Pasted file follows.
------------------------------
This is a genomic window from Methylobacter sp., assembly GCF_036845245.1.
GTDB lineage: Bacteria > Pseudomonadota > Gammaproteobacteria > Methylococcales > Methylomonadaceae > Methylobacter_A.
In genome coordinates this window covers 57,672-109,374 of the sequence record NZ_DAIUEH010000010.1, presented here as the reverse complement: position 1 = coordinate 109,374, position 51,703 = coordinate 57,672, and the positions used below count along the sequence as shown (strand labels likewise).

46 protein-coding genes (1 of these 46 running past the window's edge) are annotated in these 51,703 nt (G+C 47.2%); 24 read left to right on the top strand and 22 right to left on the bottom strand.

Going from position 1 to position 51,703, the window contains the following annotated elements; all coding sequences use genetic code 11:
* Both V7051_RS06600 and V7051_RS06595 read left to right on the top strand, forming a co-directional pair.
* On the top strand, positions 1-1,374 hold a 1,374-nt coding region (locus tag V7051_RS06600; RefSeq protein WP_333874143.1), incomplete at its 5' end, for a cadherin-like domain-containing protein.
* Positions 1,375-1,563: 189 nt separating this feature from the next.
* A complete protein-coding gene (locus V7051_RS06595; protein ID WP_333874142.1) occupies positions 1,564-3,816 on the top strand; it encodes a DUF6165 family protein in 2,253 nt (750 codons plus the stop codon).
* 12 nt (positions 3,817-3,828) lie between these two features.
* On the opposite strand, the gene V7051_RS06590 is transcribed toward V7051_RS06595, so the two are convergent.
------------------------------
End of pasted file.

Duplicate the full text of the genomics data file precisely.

This is a genomic window from Methylobacter sp., assembly GCF_036845245.1.
GTDB lineage: Bacteria > Pseudomonadota > Gammaproteobacteria > Methylococcales > Methylomonadaceae > Methylobacter_A.
In genome coordinates this window covers 57,672-109,374 of the sequence record NZ_DAIUEH010000010.1, presented here as the reverse complement: position 1 = coordinate 109,374, position 51,703 = coordinate 57,672, and the positions used below count along the sequence as shown (strand labels likewise).

46 protein-coding genes (1 of these 46 running past the window's edge) are annotated in these 51,703 nt (G+C 47.2%); 24 read left to right on the top strand and 22 right to left on the bottom strand.

Going from position 1 to position 51,703, the window contains the following annotated elements; all coding sequences use genetic code 11:
* Both V7051_RS06600 and V7051_RS06595 read left to right on the top strand, forming a co-directional pair.
* On the top strand, positions 1-1,374 hold a 1,374-nt coding region (locus tag V7051_RS06600; RefSeq protein WP_333874143.1), incomplete at its 5' end, for a cadherin-like domain-containing protein.
* Positions 1,375-1,563: 189 nt separating this feature from the next.
* A complete protein-coding gene (locus V7051_RS06595; protein ID WP_333874142.1) occupies positions 1,564-3,816 on the top strand; it encodes a DUF6165 family protein in 2,253 nt (750 codons plus the stop codon).
* 12 nt (positions 3,817-3,828) lie between these two features.
* On the opposite strand, the gene V7051_RS06590 is transcribed toward V7051_RS06595, so the two are convergent.